Figure 5: rmnsoft.dll function for communicating with the C&C server and with modules.dll
 

Inspecting the processing flow of data that modules.dll receives from the pipe communication reveal the actions that are taken by the module once receiving the configuration data:

  1. Modules.dll stores the encrypted configurations on the disk in the %localappdata% path as txt files.
Figure 6: Configurations on the disk
 
  1. Modules.dll encrypts (crc32+XOR) and writes the configuration into the shared memory. The configuration struct in the shared memory has the following fields:
  • conf ptr
  • length
  • key
Figure 7: Webinjects configuration struct fields
 

So, now it is evident that mapping the configuration data into shared memory happens constantly following a pipe conversation between modules.dll and rmnsoft.dll, and it does not depend on a specific event occurring (such as opening of a browser). This allows Ramnit to constantly change and update its configuration from the C&C server.

But, despite the fact that the writing access to the shared memory occurs in modules.dll, while inspecting all of the writing  occurrences within modules.dll, I found that the configuration was never deleted there.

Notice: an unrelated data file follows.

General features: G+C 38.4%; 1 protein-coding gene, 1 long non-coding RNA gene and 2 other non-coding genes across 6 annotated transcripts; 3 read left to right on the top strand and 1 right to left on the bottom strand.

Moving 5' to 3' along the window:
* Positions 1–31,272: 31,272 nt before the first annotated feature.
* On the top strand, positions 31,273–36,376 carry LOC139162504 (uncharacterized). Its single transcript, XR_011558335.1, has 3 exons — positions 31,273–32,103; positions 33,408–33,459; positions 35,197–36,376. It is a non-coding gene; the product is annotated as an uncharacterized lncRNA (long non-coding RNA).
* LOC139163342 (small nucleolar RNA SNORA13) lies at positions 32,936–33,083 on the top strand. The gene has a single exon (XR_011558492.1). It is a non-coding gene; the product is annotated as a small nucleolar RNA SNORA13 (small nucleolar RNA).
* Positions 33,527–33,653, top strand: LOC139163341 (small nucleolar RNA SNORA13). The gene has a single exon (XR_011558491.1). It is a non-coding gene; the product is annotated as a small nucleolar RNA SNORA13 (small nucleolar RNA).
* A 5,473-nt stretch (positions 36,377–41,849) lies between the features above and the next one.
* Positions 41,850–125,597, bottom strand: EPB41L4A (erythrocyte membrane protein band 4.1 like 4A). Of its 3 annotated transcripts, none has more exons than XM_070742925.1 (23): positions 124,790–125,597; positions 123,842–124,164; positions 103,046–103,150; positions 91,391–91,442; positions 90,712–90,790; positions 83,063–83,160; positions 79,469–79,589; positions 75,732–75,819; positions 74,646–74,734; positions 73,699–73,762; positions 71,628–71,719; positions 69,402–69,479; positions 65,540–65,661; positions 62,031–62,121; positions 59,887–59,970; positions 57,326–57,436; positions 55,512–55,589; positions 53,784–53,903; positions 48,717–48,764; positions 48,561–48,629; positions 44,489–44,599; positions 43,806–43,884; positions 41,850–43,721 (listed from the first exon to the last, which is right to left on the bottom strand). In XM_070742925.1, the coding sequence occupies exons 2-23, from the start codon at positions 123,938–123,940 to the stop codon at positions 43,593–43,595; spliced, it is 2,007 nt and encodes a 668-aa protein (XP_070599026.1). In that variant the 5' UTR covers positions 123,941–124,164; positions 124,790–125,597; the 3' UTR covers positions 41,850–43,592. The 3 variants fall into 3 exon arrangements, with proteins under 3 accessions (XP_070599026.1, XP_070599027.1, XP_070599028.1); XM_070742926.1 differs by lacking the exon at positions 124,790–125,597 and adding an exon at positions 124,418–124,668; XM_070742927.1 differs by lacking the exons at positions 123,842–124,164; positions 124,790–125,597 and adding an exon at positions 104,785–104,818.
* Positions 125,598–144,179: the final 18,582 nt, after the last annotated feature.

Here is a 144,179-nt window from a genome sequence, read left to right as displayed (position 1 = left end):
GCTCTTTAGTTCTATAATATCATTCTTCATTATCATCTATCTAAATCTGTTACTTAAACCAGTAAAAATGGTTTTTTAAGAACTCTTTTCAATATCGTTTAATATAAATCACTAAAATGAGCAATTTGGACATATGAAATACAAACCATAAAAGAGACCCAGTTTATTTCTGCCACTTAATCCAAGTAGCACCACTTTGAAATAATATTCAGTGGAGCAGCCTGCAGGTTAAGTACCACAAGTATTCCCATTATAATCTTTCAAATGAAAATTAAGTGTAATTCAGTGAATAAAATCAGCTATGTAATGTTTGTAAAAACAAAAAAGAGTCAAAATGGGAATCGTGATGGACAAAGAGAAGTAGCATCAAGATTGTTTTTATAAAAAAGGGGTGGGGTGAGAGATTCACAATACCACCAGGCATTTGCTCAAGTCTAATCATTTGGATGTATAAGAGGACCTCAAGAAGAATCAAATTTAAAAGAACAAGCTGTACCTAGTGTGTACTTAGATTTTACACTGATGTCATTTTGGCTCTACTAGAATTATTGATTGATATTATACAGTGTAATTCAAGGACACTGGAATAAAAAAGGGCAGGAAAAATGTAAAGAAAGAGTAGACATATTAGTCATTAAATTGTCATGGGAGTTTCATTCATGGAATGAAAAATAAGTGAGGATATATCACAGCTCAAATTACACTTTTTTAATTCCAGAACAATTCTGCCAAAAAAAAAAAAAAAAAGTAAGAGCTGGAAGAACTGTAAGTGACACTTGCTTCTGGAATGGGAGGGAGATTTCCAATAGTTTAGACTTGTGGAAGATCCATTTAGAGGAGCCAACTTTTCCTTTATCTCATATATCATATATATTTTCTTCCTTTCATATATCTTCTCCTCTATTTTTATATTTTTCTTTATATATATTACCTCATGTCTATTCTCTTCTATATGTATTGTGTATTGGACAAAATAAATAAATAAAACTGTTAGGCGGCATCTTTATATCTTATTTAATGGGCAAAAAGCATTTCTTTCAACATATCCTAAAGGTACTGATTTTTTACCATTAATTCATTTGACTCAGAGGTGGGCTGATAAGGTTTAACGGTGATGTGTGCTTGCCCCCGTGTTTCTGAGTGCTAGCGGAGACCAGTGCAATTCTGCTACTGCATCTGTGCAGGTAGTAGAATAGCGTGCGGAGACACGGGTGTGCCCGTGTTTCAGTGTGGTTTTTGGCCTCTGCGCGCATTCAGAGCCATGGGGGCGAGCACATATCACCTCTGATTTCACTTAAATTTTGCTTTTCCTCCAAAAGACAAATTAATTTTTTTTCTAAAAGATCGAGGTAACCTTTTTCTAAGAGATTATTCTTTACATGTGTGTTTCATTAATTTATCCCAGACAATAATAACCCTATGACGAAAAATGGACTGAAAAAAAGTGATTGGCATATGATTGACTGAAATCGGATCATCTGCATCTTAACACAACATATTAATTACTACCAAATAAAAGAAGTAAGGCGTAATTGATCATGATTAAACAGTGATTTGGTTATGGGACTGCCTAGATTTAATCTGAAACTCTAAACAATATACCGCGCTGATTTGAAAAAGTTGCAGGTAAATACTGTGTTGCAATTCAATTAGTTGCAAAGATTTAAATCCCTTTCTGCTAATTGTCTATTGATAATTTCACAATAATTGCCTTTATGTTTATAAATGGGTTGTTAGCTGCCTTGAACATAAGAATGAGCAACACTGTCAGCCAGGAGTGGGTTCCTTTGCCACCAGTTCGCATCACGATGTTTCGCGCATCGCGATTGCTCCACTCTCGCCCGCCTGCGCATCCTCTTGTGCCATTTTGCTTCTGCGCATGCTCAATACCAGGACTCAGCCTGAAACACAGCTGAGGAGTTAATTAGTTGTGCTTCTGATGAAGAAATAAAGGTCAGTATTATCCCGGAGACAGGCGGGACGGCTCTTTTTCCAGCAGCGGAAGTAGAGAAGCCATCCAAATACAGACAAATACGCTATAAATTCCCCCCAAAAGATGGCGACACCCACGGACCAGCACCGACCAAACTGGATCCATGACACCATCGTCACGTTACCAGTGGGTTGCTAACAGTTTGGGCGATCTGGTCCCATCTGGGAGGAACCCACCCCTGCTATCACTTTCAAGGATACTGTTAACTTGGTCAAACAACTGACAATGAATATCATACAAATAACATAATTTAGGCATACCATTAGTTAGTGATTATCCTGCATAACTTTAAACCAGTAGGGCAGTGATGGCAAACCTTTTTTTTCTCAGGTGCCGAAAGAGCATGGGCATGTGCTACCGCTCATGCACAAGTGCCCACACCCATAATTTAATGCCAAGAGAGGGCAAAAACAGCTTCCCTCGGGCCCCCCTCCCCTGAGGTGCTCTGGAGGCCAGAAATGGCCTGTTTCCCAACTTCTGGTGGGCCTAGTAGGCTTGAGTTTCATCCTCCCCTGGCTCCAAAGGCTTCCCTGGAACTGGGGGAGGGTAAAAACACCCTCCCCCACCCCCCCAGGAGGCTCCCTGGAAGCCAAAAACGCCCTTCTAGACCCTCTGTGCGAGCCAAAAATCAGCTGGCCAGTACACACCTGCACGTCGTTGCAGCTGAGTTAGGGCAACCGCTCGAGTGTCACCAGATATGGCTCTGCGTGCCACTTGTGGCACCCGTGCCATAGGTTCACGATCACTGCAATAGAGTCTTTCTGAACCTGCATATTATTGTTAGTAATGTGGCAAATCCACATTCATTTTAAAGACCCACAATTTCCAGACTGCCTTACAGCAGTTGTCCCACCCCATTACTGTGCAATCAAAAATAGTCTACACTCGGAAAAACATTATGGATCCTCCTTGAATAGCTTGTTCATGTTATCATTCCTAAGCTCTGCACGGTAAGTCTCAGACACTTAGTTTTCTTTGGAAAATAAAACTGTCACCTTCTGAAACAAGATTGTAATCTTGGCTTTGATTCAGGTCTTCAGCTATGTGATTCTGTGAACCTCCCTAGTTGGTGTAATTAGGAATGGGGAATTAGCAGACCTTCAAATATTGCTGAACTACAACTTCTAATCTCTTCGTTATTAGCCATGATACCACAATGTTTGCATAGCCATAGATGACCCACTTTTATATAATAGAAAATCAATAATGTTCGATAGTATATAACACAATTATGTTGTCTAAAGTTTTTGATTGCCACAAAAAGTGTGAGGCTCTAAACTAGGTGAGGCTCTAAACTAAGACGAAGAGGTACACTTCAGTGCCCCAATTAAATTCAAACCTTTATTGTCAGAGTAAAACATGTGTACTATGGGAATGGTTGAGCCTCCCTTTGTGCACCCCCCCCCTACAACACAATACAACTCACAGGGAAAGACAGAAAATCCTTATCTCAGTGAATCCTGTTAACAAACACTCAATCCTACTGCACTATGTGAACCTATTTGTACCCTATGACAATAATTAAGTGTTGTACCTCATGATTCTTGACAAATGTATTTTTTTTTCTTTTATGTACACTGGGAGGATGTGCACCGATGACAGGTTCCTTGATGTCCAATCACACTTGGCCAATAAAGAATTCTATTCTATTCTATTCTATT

Hooker.dll again?

So, I needed to inspect other modules that access the shared memory. The footprints once again lead to the “hooker.dll” module, but now it is an additional instance inside the svchost.exe process where modules.dll resides with other Ramnit modules.

During its communication with the C&C server, rmnsoft.dll receives additional modules and delivers them to modules.dll through the pipe communication. Then, modules.dll maps the received modules to the memory of the svchost.exe process.

Each module (vncinstall.dll, bond.dll, cookie.dll, hooker.dll, etc.) has its own field of responsibility that is activated by exported functions.

Figure 8: Modules inside svchost process
 
 

Modules.dll receives commands through the pipe and calls the exported functions accordingly.

Figure 9: modules.dll receives commands through the pipe and calls one of the exported functions
 

During the inspection, I found that CommandRoutine, which is one of hooker.dll’s exported functions, tries to access the configuration in the shared memory mapping.

Figure 10: Exported functions of hooker.dll
 

CommandRoutine Logic